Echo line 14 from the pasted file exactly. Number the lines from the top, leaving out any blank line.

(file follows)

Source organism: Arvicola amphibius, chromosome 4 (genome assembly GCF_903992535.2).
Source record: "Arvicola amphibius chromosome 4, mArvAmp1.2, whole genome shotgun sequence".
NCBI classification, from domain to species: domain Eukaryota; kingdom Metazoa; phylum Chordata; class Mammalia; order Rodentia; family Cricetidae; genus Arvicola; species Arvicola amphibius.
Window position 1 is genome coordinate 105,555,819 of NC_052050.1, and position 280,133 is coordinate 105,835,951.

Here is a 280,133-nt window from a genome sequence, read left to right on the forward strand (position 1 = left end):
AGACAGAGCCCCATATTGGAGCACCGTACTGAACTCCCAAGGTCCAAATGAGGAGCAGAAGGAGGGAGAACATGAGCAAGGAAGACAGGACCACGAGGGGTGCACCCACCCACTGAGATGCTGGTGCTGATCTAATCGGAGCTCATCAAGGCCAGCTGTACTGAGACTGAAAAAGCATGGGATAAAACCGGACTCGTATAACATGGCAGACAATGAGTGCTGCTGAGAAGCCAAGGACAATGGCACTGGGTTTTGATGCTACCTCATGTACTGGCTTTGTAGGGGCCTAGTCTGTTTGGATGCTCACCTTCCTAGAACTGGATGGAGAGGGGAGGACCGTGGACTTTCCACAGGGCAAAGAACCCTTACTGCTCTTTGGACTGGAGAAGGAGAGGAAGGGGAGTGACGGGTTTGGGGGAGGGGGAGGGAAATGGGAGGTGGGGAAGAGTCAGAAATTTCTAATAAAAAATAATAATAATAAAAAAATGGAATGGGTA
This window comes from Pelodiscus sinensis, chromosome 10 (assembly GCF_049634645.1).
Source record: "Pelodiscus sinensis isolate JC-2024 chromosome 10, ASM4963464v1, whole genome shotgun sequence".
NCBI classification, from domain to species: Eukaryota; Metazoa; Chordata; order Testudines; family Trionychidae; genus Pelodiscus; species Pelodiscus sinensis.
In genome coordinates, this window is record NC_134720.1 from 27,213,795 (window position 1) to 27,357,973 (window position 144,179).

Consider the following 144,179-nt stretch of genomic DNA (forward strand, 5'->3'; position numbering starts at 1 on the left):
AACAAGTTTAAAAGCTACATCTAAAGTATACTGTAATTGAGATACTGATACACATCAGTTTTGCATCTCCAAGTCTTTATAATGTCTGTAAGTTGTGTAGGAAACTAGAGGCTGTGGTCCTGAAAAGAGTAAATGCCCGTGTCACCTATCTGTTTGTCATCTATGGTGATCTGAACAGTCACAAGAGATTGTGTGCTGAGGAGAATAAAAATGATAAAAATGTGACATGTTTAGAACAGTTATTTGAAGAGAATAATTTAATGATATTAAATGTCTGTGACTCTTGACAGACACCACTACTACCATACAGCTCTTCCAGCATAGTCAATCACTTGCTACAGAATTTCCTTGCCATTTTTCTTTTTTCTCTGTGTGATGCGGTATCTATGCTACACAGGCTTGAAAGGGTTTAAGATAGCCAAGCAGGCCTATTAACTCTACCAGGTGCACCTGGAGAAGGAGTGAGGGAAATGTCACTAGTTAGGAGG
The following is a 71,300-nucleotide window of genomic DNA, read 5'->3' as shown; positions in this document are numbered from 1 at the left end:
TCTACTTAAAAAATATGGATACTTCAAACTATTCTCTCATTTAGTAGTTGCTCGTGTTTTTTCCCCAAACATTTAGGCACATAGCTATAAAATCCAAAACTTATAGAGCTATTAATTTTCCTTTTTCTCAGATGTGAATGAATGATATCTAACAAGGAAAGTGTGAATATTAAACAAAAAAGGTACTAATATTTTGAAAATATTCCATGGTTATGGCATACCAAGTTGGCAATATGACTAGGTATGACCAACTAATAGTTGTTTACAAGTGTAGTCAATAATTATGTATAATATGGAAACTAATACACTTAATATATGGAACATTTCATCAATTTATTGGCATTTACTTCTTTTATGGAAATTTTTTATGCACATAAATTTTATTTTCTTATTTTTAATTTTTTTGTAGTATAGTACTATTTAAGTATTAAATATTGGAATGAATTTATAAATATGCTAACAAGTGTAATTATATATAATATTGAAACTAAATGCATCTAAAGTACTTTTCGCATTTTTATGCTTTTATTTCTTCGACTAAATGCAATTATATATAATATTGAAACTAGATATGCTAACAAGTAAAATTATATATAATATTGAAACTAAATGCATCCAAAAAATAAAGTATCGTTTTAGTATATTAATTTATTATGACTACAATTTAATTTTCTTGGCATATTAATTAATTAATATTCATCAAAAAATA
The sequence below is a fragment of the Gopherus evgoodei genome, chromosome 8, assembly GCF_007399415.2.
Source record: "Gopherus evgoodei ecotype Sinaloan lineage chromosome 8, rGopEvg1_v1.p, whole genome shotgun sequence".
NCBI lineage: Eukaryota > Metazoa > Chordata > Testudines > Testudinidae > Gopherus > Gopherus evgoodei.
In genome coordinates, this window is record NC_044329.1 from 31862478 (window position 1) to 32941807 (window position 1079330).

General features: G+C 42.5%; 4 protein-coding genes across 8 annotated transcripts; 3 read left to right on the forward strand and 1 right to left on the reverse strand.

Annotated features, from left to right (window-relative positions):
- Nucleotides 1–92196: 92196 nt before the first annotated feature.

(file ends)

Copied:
TCTACTTAAAAAATATGGATACTTCAAACTATTCTCTCATTTAGTAGTTGCTCGTGTTTTTTCCCCAAACATTTAGGCACATAGCTATAAAATCCAAAACTTATAGAGCTATTAATTTTCCTTTTTCTCAGATGTGAATGAATGATATCTAACAAGGAAAGTGTGAATATTAAACAAAAAAGGTACTAATATTTTGAAAATATTCCATGGTTATGGCATACCAAGTTGGCAATATGACTAGGTATGACCAACTAATAGTTGTTTACAAGTGTAGTCAATAATTATGTATAATATGGAAACTAATACACTTAATATATGGAACATTTCATCAATTTATTGGCATTTACTTCTTTTATGGAAATTTTTTATGCACATAAATTTTATTTTCTTATTTTTAATTTTTTTGTAGTATAGTACTATTTAAGTATTAAATATTGGAATGAATTTATAAATATGCTAACAAGTGTAATTATATATAATATTGAAACTAAATGCATCTAAAGTACTTTTCGCATTTTTATGCTTTTATTTCTTCGACTAAATGCAATTATATATAATATTGAAACTAGATATGCTAACAAGTAAAATTATATATAATATTGAAACTAAATGCATCCAAAAAATAAAGTATCGTTTTAGTATATTAATTTATTATGACTACAATTTAATTTTCTTGGCATATTAATTAATTAATATTCATCAAAAAATA